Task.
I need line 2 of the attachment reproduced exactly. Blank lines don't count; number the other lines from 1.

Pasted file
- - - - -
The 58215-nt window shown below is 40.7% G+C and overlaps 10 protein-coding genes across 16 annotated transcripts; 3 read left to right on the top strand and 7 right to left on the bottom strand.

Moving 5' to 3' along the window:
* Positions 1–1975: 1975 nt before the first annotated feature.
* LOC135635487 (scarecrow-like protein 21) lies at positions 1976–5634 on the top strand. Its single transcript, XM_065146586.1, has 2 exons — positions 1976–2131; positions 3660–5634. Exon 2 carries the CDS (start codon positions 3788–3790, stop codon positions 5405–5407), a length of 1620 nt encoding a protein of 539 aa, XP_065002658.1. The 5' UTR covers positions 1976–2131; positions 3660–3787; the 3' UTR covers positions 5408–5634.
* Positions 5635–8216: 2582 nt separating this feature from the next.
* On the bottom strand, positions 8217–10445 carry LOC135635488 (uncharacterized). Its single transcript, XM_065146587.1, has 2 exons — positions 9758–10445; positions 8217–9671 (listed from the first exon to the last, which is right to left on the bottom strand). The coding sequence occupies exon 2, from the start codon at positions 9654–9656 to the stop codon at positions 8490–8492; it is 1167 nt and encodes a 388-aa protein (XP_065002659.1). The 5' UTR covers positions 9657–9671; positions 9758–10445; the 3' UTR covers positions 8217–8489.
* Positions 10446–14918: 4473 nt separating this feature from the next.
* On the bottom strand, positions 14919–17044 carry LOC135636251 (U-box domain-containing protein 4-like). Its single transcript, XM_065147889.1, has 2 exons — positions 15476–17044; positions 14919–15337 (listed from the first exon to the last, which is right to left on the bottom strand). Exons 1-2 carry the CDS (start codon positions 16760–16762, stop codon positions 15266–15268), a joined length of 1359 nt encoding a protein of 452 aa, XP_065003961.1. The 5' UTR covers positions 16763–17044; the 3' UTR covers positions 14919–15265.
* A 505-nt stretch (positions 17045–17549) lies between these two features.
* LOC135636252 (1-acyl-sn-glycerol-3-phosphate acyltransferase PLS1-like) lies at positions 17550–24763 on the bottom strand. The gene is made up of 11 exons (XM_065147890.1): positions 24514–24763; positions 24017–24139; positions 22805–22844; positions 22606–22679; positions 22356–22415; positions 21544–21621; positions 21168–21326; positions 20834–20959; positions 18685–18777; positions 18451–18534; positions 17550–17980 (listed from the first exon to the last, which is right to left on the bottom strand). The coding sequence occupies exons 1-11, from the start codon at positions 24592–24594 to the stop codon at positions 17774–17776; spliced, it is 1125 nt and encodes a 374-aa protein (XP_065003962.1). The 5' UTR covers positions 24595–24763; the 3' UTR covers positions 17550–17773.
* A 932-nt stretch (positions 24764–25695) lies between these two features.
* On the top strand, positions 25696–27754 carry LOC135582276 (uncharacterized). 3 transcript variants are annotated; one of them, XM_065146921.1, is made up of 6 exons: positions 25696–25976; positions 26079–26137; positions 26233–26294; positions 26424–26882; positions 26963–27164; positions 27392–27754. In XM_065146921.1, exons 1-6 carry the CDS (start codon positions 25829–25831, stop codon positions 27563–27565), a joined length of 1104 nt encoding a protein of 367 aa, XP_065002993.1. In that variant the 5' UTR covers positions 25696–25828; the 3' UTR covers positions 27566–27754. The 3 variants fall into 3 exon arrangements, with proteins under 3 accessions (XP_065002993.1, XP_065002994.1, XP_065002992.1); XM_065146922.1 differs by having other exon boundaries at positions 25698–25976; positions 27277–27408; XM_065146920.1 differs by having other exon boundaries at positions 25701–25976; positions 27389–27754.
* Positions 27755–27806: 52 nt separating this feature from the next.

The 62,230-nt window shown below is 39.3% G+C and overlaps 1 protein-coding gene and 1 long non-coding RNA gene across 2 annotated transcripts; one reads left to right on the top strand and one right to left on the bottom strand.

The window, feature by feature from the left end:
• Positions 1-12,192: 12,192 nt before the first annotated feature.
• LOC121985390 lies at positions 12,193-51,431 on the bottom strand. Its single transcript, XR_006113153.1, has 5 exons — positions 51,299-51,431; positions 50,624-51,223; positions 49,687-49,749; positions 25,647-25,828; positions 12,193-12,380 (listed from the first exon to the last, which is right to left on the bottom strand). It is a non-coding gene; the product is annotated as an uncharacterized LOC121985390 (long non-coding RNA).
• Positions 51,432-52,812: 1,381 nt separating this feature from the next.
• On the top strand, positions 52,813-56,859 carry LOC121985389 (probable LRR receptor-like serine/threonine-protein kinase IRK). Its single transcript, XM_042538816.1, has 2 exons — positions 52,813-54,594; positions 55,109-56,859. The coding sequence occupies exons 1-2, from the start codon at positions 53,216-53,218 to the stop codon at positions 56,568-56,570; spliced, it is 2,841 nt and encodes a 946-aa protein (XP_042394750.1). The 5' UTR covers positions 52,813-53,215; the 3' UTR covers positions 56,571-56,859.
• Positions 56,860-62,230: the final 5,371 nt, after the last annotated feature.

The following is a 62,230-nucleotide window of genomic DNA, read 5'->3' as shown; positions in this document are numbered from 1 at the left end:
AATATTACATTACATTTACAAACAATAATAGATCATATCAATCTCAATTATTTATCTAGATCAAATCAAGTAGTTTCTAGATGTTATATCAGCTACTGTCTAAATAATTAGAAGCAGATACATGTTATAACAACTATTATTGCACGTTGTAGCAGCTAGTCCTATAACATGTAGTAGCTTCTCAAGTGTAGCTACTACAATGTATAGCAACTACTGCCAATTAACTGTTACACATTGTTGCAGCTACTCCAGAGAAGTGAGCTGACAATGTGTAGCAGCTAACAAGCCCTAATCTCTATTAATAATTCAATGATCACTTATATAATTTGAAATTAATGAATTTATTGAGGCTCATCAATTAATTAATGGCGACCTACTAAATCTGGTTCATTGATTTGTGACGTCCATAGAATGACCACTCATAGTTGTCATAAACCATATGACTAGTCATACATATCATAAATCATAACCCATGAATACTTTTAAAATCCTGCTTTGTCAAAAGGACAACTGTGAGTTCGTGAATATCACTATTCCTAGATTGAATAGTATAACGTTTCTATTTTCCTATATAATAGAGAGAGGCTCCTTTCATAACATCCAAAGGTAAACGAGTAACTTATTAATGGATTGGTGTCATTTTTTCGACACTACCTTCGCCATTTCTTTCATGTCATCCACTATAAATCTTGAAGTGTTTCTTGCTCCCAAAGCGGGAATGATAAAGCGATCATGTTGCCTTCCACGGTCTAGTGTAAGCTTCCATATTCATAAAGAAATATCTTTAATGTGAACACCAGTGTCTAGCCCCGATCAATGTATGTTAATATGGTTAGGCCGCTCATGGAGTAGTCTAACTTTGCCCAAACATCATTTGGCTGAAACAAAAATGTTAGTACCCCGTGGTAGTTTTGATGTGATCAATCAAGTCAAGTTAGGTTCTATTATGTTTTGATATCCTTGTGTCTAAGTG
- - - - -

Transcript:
Moving 5' to 3' along the window: